This research would (potentially) give the results a stronger and more accurate depiction of women who both did and did not pursue STEM or tech ed jobs. It would be more thorough and have less margin of error.
The two researchers, McCarthy and Berger, would already have their hands full with all the information they gathered from their initial ten interviews. Adding a second research method will right away add to the researcher’s financial needs, time requirements, and overall work load. The researchers would need to create and a apply new framework for the newly added quantitative research. That would be followed by proceeding with collecting, calculating, and reporting the findings found in the provided transcripts. First, they would have to expand their recruitment efforts to find the women to participate as their control group. Second, they would be required to acquire multiple transcripts from said control group as well as their original interview group which could prove difficult.
When all the new interviews were completed the researchers would have to reorganize and make new conclusions on their amended interview data and make new conclusions based on an updated assessment.
It would be important that all the women interviewed for this research felt comfortable with the experience and that they would be willing to share their transcripts with the researchers. Failure to meet either of these points would mean that they would need to be replaced with someone who is willing and able to meet these requirements.
All women interviewed would need to be interviewed away from the other interviewees. Furthermore, they must all be asked the same set of well-crafted questions with no leading input from the researchers.
Transcripts provided would need to be clear and not tampered with in any fashion. Documents would also be either returned to the rightful owner or destroyed after the research process.
With the updated research the reader would have a stronger and more compelling argument defending what methods could be taken to encourage women to pursue careers in STEM and technology education. Additionally, it would help the reader understand the issues and societal pressures women face in their upbringing and when choosing a career.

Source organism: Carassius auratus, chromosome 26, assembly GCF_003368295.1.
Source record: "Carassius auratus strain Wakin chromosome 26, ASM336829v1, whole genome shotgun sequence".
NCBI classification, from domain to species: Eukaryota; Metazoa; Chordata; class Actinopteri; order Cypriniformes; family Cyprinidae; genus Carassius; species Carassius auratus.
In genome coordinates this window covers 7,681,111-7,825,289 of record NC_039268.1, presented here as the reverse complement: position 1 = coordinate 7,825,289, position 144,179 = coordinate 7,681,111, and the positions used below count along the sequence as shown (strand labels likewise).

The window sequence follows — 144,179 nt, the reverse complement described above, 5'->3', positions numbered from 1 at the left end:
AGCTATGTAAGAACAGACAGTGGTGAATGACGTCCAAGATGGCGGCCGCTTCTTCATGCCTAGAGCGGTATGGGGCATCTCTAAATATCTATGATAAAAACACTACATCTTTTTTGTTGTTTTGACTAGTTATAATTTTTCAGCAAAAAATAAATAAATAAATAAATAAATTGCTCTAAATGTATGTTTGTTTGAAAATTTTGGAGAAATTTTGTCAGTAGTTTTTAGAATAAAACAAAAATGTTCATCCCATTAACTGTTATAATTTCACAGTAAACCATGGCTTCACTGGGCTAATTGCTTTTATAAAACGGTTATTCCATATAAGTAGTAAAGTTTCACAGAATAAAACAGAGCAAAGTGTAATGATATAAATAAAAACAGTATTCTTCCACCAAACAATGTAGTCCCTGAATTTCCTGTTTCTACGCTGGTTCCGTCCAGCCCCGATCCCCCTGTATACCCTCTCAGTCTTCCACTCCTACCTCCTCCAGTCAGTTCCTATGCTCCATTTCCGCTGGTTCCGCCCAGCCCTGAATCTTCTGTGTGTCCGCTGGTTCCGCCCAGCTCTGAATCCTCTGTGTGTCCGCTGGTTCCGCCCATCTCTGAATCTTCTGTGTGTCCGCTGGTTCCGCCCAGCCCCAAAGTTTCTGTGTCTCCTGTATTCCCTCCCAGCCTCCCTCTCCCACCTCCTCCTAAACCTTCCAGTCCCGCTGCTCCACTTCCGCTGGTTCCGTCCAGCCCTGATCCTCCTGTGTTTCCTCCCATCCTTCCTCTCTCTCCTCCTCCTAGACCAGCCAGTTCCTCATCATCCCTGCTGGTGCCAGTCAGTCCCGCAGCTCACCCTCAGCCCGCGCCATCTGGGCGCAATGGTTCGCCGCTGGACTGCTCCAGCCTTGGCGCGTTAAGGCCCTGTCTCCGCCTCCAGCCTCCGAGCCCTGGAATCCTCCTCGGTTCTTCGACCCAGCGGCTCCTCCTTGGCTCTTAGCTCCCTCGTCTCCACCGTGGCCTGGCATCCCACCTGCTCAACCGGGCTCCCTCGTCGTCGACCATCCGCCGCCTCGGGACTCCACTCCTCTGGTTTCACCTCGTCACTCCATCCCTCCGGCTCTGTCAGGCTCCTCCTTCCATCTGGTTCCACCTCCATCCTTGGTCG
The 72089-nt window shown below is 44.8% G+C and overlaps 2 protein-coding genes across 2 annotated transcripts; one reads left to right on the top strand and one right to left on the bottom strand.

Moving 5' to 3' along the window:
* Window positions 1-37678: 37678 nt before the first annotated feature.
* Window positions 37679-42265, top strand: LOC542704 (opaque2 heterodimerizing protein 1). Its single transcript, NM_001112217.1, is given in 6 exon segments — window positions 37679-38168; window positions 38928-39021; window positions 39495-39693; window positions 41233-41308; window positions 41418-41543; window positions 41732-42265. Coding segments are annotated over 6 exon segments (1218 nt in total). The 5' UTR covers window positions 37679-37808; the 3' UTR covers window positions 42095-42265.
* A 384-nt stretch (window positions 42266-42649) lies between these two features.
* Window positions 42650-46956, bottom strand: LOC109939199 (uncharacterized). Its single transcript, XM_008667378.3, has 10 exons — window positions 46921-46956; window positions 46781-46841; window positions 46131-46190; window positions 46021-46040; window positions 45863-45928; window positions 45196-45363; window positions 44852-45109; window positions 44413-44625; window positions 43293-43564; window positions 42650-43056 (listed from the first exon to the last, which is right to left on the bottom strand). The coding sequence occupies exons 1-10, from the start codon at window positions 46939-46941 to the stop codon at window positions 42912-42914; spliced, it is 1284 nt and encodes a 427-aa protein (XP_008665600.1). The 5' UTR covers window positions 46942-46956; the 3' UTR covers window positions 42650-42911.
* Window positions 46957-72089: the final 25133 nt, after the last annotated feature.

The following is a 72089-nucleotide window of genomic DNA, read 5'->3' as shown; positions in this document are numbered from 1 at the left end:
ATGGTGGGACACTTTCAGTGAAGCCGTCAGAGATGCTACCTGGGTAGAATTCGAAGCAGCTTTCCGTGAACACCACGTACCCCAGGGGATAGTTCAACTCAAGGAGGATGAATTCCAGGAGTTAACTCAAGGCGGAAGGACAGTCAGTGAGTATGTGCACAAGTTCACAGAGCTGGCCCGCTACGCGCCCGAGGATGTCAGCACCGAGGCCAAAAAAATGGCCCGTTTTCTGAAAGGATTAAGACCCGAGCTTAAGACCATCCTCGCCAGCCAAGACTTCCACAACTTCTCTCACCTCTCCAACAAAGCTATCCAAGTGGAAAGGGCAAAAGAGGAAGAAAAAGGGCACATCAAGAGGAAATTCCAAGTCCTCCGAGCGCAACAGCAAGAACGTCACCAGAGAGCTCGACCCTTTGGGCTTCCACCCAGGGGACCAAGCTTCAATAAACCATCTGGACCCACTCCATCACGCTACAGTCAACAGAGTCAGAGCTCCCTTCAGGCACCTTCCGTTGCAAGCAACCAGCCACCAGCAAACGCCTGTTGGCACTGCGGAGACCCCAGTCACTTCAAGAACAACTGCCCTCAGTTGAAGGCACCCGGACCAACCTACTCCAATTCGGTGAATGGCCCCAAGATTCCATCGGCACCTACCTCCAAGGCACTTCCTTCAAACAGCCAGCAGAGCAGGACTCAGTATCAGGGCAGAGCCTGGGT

These findings could encourage future researchers to conduct studies into what changes can be made to encourage women to pursue the STEM/tech ed fields. It could also be beginning to wider research looking into the effects of class, race, and ability and their impact on women pursuing STEM/tech ed career paths.
Questions and Insights:
The research discussed in the article hopes to challenge stereotypes but in doing so could potentially reinforce them based on outcomes. Furthermore, in the researchers hope to discover why some women go into STEM and tech ed careers their findings could be interpreted in a way that they had not intended. For example, it is possible for a reader to write the original interviewees off as female anomalies and conclude that their experiences are “other.”
I do question the choices of the two researchers, McCarthy and Berger, to not find a female researcher to join them in the process. It is likely that a female researcher could have given female insight and voice to the paper that the two original researches do not have as they do not have the lived experience of a woman.
McCarthy and Berger’s research is well done for a small scale sample but the results would have more strength if the overall sample size of interviewees was larger. It is possible that their work could lead to a more expanded body of research in the future, paving the way for future growth in an area of focus that has seen little change over the last half century.
McCarthy, R. R., & Berger, J. (2008). Moving Beyond Cultural Barriers: Successful Strategies of Female Technology Education Teachers. Journal of Technology Education, 19(1), 65-79.
Ocathain, A. (2010). Assessing the Quality of Mixed Methods Research: Toward a Comprehensive Framework. SAGE Handbook of Mixed Methods in Social & Behavioral Research, 531-556.
University of Sheffield. (2018, November 01). Health Services Research. Retrieved July 07, 2019, from https://www.sheffield.ac.uk/scharr/sections/hsr/mcru/staff/ocathain_a